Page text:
Complicated Pregnancy story – Switch Health

For many mothers to be, planning to travel when pregnant is a common occurrence and while most pregnancies are uncomplicated, it is advisable to plan for the unexpected, as private medical costs can be high, especially in the event of a complex birth.

Having the right international private medical insurance protects, but it is advisable to check the small print, as cover terms do vary considerably between policies. APRIL International UK’s Executive Plus plan is one policy that brokers such as Switch Health are happy to recommend, as it offers a genuinely comprehensive coverage for all aspects of pregnancy and childbirth. A useful feature of international private medical insurance often overlooked is that an insurer’s assistance provider, who coordinate all requests for care, keep detailed records as to the quality and range of healthcare facilities locally too.

Regular check-ups can help the mother learn the difference between normal changes during her pregnancy and those that could present a problem, but most pregnant women will experience some minor complications.

That is precisely what happened to family visiting London recently from Israel. When complications appeared likely, the family requested pre-natal care at London’s Portland hospital which the insurer, APRIL International UK, was happy to agree and arrange. With the cost of these appointments already exceeding £3000, the pregnancy then became in medical terms “complex”, meaning the best medical advice was to proceed with a caesarean sections, as by now, on top of the known complications, the child was three days late.

The operation was agreed by the insurers and the baby was safely delivered in September of last year – mother and child are both in good health. The total costs, though, amounted to £22,500, which luckily for the parents,  APRIL International UK covered in full.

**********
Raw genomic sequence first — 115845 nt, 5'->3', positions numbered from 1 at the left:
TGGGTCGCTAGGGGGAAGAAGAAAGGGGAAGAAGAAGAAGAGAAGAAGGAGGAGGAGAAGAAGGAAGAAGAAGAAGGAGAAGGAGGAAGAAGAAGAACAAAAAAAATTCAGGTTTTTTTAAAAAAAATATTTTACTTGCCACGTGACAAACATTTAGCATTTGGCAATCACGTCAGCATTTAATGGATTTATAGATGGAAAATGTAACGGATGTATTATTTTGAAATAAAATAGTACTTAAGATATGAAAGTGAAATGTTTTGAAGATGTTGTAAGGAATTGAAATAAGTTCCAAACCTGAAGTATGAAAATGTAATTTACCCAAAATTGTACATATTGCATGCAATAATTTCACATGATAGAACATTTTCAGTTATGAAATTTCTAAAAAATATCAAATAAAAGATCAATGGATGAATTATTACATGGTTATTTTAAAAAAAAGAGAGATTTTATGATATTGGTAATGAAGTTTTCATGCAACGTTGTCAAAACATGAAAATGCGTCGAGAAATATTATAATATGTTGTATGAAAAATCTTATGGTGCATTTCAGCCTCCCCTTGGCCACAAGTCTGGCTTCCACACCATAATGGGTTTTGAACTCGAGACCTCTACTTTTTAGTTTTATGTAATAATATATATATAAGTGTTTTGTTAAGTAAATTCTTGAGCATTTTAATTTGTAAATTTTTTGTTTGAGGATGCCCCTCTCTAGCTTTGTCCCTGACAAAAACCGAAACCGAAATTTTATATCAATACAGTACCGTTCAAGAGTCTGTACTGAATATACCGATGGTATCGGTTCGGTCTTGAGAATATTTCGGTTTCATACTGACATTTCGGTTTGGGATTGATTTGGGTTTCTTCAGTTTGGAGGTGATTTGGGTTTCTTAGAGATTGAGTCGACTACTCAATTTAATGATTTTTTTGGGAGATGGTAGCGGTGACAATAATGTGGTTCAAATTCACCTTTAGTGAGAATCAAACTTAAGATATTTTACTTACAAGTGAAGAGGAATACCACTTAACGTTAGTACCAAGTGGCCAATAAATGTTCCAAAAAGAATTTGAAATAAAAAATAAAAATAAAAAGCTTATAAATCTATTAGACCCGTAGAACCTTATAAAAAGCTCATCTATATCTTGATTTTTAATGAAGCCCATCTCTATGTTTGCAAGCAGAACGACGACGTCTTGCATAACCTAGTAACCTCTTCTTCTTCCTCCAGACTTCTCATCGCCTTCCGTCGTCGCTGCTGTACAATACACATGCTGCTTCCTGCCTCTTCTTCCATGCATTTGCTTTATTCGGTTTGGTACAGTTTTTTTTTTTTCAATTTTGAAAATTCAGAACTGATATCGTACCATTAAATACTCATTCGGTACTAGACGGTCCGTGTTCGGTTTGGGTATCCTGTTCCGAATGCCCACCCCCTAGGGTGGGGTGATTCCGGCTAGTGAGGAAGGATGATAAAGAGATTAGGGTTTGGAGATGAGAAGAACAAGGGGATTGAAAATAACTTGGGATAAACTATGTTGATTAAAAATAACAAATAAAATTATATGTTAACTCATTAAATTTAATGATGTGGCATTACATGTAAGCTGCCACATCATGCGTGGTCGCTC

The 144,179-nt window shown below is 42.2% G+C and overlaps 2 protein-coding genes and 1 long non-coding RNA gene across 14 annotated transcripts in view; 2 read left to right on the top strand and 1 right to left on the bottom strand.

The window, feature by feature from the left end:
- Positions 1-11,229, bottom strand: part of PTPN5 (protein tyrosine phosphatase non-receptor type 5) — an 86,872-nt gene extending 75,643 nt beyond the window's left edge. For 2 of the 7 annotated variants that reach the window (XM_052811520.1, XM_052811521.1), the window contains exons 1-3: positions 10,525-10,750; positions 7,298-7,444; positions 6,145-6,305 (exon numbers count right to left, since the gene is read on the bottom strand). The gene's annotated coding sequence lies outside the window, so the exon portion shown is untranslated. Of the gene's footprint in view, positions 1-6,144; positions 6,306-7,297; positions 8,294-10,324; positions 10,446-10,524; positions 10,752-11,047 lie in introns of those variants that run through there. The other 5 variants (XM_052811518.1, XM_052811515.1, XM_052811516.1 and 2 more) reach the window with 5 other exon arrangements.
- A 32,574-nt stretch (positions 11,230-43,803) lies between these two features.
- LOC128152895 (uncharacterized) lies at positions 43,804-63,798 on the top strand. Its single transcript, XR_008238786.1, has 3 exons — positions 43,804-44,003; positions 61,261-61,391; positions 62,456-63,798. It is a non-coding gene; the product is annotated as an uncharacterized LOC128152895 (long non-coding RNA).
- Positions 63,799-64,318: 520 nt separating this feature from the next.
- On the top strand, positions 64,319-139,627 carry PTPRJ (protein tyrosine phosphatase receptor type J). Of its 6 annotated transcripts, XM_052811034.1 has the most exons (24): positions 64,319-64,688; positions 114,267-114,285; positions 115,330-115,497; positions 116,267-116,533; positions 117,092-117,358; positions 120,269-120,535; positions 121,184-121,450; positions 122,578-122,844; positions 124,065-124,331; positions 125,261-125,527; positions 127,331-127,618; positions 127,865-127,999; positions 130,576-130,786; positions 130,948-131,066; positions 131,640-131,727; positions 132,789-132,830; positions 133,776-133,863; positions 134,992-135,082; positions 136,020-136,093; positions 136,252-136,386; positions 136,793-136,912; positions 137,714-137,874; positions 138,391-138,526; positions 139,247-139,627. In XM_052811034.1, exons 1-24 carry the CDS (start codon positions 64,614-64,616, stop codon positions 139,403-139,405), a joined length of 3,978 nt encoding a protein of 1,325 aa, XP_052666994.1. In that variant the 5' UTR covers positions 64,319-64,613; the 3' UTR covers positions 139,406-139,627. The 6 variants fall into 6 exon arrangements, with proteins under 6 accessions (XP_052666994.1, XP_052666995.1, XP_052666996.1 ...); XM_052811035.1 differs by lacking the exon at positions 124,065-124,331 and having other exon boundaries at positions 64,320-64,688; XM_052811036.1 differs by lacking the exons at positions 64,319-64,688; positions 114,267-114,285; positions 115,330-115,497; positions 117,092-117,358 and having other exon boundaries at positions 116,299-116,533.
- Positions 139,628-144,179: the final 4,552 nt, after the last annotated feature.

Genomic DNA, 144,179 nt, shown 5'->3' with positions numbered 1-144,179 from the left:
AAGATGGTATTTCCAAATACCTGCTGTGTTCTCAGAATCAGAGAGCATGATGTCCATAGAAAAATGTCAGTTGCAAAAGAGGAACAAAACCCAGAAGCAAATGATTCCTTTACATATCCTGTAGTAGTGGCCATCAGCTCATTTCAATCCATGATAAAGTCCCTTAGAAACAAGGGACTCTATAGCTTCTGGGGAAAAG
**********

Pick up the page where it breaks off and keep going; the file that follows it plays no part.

Complex pregnancies are in fact relatively common. According to the NHS, in women under 30, 1 in 10 pregnancies will end in miscarriage, whilst in women aged 35-39, up to 2 in 10 pregnancies will end in miscarriage. More than 50 per cent of miscarriages in the first trimester are caused by chromosomal abnormalities.

Ectopic pregnancies occur when the fertilised egg attaches itself in a place other than inside the uterus, most occur in the fallopian tube. Ectopic pregnancies occur in around 2 per cent of pregnancies.

Pre-eclampsia is characterised by high blood pressure and occurs is around 10 per cent of pregnancies. It is a serious condition which should not be left untreated.

Many of the potential problems of pregnancy are best managed when they are detected early. Hypertension, or high blood pressure, can be life threatening to both the mother and foetus. A small percentage of women develop gestational diabetes which can also be a serious threat.

Having a comprehensive private medical insurance policy in place is essential for expectant mothers – it is the job of the broker through to ensure that the known risks are all covered effectively and that there is scope for the cover to extend to emergencies.